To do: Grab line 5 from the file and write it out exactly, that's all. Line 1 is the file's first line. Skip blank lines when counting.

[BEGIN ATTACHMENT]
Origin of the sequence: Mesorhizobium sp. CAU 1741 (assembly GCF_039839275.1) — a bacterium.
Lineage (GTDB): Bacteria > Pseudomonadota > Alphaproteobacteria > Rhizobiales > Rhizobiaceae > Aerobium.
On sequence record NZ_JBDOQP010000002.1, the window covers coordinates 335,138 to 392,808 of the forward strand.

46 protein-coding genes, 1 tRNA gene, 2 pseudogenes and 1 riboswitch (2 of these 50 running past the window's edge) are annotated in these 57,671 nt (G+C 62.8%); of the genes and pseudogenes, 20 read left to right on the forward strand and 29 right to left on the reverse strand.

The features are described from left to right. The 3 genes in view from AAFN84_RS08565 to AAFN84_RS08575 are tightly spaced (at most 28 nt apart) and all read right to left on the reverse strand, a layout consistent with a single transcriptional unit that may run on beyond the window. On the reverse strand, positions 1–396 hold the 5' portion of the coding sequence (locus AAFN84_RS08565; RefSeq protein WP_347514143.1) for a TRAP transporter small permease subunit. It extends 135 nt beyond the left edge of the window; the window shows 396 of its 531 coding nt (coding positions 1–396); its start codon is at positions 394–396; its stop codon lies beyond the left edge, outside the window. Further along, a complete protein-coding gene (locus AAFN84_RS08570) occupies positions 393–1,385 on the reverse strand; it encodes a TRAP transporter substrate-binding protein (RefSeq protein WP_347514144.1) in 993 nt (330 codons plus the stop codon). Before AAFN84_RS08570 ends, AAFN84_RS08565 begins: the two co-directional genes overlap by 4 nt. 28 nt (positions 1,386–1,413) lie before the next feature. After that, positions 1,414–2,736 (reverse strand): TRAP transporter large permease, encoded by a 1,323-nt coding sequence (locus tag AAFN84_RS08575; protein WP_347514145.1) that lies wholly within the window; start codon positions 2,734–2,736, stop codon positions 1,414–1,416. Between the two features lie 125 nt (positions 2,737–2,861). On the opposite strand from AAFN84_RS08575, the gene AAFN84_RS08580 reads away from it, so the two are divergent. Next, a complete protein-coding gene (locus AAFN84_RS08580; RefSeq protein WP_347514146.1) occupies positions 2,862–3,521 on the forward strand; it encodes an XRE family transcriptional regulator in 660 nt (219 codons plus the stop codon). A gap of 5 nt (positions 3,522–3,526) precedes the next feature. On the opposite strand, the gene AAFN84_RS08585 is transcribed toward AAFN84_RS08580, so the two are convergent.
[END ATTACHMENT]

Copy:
The features are described from left to right. The 3 genes in view from AAFN84_RS08565 to AAFN84_RS08575 are tightly spaced (at most 28 nt apart) and all read right to left on the reverse strand, a layout consistent with a single transcriptional unit that may run on beyond the window. On the reverse strand, positions 1–396 hold the 5' portion of the coding sequence (locus AAFN84_RS08565; RefSeq protein WP_347514143.1) for a TRAP transporter small permease subunit. It extends 135 nt beyond the left edge of the window; the window shows 396 of its 531 coding nt (coding positions 1–396); its start codon is at positions 394–396; its stop codon lies beyond the left edge, outside the window. Further along, a complete protein-coding gene (locus AAFN84_RS08570) occupies positions 393–1,385 on the reverse strand; it encodes a TRAP transporter substrate-binding protein (RefSeq protein WP_347514144.1) in 993 nt (330 codons plus the stop codon). Before AAFN84_RS08570 ends, AAFN84_RS08565 begins: the two co-directional genes overlap by 4 nt. 28 nt (positions 1,386–1,413) lie before the next feature. After that, positions 1,414–2,736 (reverse strand): TRAP transporter large permease, encoded by a 1,323-nt coding sequence (locus tag AAFN84_RS08575; protein WP_347514145.1) that lies wholly within the window; start codon positions 2,734–2,736, stop codon positions 1,414–1,416. Between the two features lie 125 nt (positions 2,737–2,861). On the opposite strand from AAFN84_RS08575, the gene AAFN84_RS08580 reads away from it, so the two are divergent. Next, a complete protein-coding gene (locus AAFN84_RS08580; RefSeq protein WP_347514146.1) occupies positions 2,862–3,521 on the forward strand; it encodes an XRE family transcriptional regulator in 660 nt (219 codons plus the stop codon). A gap of 5 nt (positions 3,522–3,526) precedes the next feature. On the opposite strand, the gene AAFN84_RS08585 is transcribed toward AAFN84_RS08580, so the two are convergent.